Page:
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Together and Different

This is a menu of the topics on this page (click on any): Archbishop Desmond Tutu    Jean Vanier    Howard Thurman    Elizabeth Fiorenza    Thomas Merton    Dietrich Bonhoeffer    The Koran    Field Theory    Unexpected Gifts    Collective Intelligence    Group think   .

Archbishop Desmond Tutu

We say in our African idiom, ‘A person is a person through other persons.’ The solitary human being is a contradiction in terms. I need you in order to be me as you need me in order to be you. We are caught up in a delicate network of interconnectedness. I have gifts that you don’t, and you have gifts I don’t–voila! We are made different so that we may know our need of one another. The completely self-sufficient human being is subhuman. Thus diversity, difference is of the essence of who we are.

By Archbishop Desmond Tutu, in address at University of Toronto’s Convocation Hall, February 16, 2000


Jean Vanier

When I discover that I am accepted and loved as a person, with my strengths and weaknesses, when I discover that I carry within myself a secret, the secret of my uniqueness, then I can begin to open up to others and respect their secret. Each human being, however small or weak, has something to bring to humanity. As we start to really get to know others, as we begin to listen to each other’s stories, things begin to change. We begin the movement from exclusion to inclusion, from fear to trust, from closedness to openness, from judgment and prejudice to forgiveness and understanding. It is a movement of the heart.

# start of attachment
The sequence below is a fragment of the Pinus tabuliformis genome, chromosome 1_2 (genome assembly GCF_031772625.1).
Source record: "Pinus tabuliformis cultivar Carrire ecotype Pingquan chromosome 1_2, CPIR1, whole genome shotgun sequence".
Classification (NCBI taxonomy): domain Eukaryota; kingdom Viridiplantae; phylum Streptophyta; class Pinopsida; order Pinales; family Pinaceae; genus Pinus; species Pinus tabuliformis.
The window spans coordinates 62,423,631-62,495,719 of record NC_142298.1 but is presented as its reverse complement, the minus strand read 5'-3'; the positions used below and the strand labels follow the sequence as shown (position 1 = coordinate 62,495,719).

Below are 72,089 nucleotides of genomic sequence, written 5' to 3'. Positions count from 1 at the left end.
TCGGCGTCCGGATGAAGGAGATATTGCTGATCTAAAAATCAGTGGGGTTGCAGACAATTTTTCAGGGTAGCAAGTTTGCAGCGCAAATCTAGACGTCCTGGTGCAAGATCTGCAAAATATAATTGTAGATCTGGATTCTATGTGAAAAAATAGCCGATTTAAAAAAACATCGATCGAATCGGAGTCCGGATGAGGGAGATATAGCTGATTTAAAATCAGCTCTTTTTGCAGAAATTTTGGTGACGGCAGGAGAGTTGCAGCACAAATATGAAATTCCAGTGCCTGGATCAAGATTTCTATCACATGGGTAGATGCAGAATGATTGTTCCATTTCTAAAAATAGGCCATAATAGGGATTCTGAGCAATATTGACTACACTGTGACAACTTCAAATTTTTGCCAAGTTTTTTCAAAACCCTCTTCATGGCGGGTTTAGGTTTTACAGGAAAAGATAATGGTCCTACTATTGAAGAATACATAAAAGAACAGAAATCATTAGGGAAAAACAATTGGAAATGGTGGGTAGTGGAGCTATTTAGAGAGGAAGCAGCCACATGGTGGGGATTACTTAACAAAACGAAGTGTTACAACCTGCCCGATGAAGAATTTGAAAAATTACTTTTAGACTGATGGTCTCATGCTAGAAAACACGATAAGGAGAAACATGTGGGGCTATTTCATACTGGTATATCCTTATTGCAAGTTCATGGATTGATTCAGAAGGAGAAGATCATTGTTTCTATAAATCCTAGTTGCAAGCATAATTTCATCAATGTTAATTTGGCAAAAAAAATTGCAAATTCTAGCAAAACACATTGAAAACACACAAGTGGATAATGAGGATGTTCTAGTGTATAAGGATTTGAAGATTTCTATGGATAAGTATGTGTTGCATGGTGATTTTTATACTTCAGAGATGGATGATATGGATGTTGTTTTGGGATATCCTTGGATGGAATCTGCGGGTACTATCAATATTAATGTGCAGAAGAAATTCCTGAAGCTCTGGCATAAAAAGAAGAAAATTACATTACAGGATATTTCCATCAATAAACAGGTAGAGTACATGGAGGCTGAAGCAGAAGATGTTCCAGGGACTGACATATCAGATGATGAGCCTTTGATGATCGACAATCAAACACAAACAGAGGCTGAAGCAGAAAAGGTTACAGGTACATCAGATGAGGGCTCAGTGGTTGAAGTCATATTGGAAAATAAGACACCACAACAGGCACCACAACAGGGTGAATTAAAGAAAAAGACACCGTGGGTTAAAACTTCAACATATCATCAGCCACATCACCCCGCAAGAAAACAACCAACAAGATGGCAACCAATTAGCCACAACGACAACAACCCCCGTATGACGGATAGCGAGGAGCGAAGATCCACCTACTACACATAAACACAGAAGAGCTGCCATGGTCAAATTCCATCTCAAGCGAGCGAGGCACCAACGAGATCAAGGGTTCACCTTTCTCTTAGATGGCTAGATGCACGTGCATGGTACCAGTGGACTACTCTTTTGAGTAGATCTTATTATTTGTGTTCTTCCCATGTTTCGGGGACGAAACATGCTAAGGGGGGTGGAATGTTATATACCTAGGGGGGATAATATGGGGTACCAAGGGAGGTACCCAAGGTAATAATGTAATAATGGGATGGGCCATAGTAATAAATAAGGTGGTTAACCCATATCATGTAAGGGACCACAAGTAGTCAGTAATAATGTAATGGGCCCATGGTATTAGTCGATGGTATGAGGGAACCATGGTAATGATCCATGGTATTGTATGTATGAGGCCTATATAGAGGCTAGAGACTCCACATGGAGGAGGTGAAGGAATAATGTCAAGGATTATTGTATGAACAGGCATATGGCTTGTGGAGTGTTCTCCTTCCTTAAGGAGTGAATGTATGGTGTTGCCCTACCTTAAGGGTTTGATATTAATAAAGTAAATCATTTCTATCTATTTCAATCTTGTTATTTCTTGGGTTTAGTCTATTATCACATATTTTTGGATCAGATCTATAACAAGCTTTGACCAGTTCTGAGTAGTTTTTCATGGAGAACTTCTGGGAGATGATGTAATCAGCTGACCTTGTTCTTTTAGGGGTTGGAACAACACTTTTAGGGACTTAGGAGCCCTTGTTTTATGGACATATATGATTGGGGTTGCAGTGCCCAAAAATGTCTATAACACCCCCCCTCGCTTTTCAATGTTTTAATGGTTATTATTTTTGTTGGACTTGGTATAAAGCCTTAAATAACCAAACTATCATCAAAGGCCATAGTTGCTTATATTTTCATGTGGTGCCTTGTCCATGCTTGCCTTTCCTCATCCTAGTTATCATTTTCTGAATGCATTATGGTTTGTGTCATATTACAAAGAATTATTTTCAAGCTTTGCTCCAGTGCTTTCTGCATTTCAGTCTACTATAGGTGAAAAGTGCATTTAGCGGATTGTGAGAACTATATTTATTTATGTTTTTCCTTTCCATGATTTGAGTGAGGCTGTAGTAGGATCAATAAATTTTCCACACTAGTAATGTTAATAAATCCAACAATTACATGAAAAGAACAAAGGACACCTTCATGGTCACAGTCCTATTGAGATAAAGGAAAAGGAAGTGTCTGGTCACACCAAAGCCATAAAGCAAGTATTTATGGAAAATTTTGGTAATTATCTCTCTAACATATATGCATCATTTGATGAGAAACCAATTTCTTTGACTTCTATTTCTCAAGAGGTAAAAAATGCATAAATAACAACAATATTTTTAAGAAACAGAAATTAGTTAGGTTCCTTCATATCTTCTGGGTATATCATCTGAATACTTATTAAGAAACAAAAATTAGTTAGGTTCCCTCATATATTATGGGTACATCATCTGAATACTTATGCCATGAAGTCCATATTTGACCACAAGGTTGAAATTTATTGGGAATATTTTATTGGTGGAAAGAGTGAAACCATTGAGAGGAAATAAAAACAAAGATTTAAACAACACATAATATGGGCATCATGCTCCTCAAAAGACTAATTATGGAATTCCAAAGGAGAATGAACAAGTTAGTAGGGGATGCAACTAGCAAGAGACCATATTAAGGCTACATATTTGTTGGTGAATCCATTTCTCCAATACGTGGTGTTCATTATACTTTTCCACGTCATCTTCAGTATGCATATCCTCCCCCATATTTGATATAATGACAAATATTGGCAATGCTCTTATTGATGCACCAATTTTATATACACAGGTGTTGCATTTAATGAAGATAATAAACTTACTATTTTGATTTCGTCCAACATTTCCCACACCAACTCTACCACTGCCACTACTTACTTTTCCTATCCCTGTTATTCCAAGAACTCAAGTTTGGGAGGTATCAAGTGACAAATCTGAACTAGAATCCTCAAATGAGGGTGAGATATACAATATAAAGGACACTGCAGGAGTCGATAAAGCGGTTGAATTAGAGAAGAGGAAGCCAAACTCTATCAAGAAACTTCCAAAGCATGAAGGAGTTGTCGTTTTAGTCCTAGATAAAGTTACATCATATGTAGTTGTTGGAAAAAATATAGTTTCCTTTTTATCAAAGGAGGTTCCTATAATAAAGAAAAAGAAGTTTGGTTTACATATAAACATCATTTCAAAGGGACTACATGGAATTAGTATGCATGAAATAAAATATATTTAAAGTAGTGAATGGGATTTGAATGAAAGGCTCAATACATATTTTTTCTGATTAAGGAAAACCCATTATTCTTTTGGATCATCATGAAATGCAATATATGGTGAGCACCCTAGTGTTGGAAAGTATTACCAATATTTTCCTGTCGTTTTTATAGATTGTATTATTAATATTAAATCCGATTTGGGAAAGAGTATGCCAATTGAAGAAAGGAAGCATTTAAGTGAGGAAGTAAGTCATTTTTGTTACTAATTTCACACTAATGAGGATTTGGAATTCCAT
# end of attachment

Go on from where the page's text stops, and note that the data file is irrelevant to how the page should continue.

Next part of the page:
It is not just a question of performing good deeds for those who are excluded but of being open and vulnerable to them in order to receive the life that they can offer; it is to become their friends. If we start to include the ‘disadvantaged’ in our lives and enter into heartfelt relationships with them, they will change things in us. They will call us to be people of mutual trust, to take time to listen and be with each other. They will call us out from our individualism and need for power into belonging to each other and being open to others. They will break down the prejudices and protective walls that gave rise to exclusion in the first place. They will then start to affect our human organizations, revealing new ways of being and walking together.

So, the one-way street, where those on top tell those at the bottom what to do, what to think, and how to be, becomes a two-way street, where we listen to what they, the ‘outsiders,’ the ’strangers,’ have to say and we accept what they have to give, that is, a simpler and more profound understanding of what it means to be truly human.

If we start to see people ‘at the bottom’ as friends, as people with gifts to bring to others, then the social pyramid, with the powerful, the knowledgeable, and the wealthy on top, becomes a place of belonging where each person finds their place and where we live in mutual trust.

Is this a Utopian vision? If it is lived at the grassroots level, in families, communities, and other places of belonging, this vision can gradually permeate our societies and humanize them.

I’m not suggesting for a moment that each one of us must welcome into our homes all those who are marginalized. I am suggesting that if each one of us, with our gifts and weaknesses, our capacities and our needs, opens our heart to a few people who are different and become their friends, receive life from them, our societies would change. This is the way of the heart.

By Jean Vanier. Jean Vanier is the founder of L’Arche, a network of communities in 30 countries for people with intellectual disabilities and their assistants. This writing is from his book, Becoming Human.


Howard Thurman